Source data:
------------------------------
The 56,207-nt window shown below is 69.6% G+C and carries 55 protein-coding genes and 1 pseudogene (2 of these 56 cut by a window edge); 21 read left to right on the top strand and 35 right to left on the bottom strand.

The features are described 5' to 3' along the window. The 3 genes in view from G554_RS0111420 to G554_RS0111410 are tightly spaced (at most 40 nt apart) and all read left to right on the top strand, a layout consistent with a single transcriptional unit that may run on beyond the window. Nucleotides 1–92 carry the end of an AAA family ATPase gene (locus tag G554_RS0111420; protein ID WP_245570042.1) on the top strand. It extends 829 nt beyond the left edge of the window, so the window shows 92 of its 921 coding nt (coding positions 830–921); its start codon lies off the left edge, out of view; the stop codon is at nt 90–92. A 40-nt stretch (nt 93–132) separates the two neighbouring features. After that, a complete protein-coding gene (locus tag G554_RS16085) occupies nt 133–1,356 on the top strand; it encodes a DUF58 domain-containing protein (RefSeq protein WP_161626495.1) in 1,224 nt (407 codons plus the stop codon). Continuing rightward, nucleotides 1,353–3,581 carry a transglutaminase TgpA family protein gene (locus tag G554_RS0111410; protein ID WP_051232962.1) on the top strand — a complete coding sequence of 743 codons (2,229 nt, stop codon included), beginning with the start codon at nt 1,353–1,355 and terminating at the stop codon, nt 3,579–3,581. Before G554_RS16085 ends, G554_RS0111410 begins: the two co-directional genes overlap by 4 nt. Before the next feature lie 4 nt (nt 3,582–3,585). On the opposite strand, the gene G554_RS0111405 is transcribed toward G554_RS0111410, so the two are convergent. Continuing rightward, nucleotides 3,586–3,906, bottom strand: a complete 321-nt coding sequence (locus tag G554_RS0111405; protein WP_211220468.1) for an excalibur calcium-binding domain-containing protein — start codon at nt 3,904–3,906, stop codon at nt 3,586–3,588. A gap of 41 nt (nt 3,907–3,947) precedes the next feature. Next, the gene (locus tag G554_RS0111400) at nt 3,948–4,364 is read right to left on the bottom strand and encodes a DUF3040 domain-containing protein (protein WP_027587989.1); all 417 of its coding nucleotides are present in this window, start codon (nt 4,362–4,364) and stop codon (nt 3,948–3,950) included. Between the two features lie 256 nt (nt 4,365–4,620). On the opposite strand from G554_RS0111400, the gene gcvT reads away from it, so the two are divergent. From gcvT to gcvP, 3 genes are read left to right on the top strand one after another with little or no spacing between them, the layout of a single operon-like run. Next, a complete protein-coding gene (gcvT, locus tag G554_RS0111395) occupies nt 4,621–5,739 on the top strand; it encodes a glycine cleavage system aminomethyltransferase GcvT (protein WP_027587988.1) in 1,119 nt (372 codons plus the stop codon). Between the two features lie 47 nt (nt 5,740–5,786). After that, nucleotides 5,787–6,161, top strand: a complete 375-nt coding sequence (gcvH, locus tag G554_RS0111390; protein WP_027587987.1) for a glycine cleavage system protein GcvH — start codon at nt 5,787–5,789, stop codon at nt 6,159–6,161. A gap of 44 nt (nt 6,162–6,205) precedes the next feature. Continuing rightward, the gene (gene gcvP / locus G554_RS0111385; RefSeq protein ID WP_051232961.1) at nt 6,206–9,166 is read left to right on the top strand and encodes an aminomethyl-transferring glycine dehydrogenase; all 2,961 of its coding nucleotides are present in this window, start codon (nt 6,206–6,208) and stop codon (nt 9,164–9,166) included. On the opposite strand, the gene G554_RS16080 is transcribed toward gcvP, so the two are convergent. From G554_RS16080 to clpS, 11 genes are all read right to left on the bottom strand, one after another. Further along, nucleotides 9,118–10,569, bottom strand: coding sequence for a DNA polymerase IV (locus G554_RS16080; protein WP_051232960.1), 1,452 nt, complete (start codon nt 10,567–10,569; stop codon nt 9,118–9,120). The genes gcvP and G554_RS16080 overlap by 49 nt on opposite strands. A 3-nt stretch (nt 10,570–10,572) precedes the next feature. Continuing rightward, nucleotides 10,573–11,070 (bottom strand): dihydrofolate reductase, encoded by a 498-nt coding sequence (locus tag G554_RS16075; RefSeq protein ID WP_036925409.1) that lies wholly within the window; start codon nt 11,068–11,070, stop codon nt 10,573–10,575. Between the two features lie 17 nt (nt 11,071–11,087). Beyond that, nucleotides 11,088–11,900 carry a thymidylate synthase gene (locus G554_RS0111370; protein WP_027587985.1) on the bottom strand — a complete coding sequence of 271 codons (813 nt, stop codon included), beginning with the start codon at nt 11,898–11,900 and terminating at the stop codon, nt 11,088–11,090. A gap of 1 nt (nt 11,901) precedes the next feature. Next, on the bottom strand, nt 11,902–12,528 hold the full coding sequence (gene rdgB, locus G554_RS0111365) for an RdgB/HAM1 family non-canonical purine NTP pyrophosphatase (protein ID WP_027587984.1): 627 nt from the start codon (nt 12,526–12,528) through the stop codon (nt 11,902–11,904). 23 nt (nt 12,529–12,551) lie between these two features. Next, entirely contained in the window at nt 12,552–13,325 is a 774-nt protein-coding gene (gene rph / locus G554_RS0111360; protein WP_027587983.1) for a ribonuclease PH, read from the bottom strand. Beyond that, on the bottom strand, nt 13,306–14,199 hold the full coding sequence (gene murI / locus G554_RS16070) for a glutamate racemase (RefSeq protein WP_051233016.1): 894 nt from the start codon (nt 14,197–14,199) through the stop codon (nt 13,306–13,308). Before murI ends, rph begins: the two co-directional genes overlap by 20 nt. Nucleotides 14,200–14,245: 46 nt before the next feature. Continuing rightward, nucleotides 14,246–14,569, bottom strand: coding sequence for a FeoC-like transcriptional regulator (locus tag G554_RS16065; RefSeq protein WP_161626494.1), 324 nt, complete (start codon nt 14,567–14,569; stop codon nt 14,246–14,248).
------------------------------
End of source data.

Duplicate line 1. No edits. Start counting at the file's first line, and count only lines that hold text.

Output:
The 56,207-nt window shown below is 69.6% G+C and carries 55 protein-coding genes and 1 pseudogene (2 of these 56 cut by a window edge); 21 read left to right on the top strand and 35 right to left on the bottom strand.